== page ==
This was the chicken for the kebabs.
Jane helped put the chicken on the skewers.
The food was delicious.
Although we have been home for over a month and I have communicated with Nadereh several times through Whatsapp, we have not received any recipes.
An interesting thing happened at dinner tonight. I realized that we may be getting back to the hotel later than I thought and I had contacted the Iranian Servas people who were planning to meet me at the hotel. I asked a woman from our group who had a sim card so I could try to Whatsapp them. I was not able to to that, but, by accident, I saw a message on her phone from Sami that said she could go out in Isfahan. That really threw me. Did those women who went walking actually have permission to go out for a walk? How annoying. There was nothing I could do about it now, so I just kept my mouth shut.
I did ask Naderah to contact them and ask them to come at 9:30 instead of 9;00. She did not remember that we said it would be this night. Anyway, after we got back to the hotel, I came downstairs to wait for them. Nadereh was waiting in the lobby. She said that she hoped my meeting was going to be short. I found that annoying. Anyway, I was walking around the lobby when I received a Whatsapp message from Hossein. He was asking where I was and I told him that I was in the lobby of the hotel. Then he called me using Whatsapp. We discovered that Road Scholar had given me the phone number for the other Espinas Hotel which was completely on the other side of Tehran. I was so disappointed. But Hossein said that he and another Servas member where going to drive all the way to see me. I went back to Nadereh and told her about the mistake and that they were not going to be able to come. I just wanted her to go home. And she did. I am sure that she probably suspected what I was doing, but there was nothing she could do.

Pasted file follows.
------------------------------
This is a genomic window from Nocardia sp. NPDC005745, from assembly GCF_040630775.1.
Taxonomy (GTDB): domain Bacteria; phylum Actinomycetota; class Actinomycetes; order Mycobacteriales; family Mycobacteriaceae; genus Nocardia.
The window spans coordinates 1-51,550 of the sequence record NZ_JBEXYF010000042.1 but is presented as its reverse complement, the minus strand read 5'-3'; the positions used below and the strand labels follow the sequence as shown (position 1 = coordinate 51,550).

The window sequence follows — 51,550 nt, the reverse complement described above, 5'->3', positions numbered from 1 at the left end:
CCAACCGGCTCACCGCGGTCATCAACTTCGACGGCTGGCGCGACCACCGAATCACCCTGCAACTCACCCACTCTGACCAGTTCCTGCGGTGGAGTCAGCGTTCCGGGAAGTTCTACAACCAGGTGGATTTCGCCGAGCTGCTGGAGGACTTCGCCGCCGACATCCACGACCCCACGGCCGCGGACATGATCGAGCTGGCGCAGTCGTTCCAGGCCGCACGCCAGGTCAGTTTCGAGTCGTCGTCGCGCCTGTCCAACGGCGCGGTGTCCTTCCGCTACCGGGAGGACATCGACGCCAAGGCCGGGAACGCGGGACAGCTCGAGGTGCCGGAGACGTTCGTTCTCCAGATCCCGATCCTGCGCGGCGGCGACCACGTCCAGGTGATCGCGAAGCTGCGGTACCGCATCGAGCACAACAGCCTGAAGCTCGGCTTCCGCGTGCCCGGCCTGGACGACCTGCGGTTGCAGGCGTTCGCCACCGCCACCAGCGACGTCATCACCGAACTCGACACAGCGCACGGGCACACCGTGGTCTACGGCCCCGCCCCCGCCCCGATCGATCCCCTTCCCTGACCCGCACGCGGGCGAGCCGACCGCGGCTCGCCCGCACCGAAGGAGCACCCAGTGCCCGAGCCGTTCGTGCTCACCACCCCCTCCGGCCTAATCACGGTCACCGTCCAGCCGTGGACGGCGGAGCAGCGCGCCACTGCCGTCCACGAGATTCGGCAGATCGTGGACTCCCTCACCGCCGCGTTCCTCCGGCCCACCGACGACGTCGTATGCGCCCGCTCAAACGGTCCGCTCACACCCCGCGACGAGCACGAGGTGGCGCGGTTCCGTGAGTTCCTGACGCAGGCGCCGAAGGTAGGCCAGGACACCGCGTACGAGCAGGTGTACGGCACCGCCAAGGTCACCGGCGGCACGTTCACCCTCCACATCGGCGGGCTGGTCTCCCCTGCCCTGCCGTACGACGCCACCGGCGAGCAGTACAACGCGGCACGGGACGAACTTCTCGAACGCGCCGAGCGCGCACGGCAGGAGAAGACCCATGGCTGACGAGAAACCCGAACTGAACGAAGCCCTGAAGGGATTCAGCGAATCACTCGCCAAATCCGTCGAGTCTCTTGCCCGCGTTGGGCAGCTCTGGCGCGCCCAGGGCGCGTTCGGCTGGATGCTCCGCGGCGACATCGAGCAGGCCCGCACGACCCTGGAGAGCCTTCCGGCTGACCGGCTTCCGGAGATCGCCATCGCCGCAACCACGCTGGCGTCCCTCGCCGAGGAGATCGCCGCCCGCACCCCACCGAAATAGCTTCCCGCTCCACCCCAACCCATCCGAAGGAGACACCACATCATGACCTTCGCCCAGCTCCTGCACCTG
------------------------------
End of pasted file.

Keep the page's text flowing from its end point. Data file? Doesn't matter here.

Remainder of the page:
At about 11:00, Hossein and Mersa (another Servas member) arrived. We had a lovely time together. Servas is such a wonderful organization. How important it is to have an organization that promotes intercultural exchange and I am go glad I am a member. It was wonderful to have the opportunity to meet with them.
And there is more. Zahra, who is another Servas member could not come because her mother was not feeling well. She is a remarkable woman who had just recently attended the 63th Commission on the Status of Women in NY as a Servas Representative. She sent some photos to me.
More importantly, she sent me her report from the conference. I am including it (without names) in this post because I hope that many people see it.
Servas International at the 63th Commission on the Status of Women (CSW63)
The Commission on the Status of Women (CSW) is the principal global intergovernmental body exclusively dedicated to the promotion of gender equality and the empowerment of women. The CSW is a functional commission of the United Nations Economic and Social Council (ECOSOC), one of the main organizations within the United Nations. Every year, representatives of Member States1, UN entities, and ECOSOC-accredited non-governmental organizations (NGOs) from all regions of the world attend the session at United Nations Headquarters in New York to evaluate progress on gender equality, identify challenges, set global standards and formulate concrete policies to promote gender equality and advancement of women worldwide. The CSW is instrumental in promoting women’s rights, documenting the reality of women’s lives throughout the world, and shaping global standards on gender equality and the empowerment of women.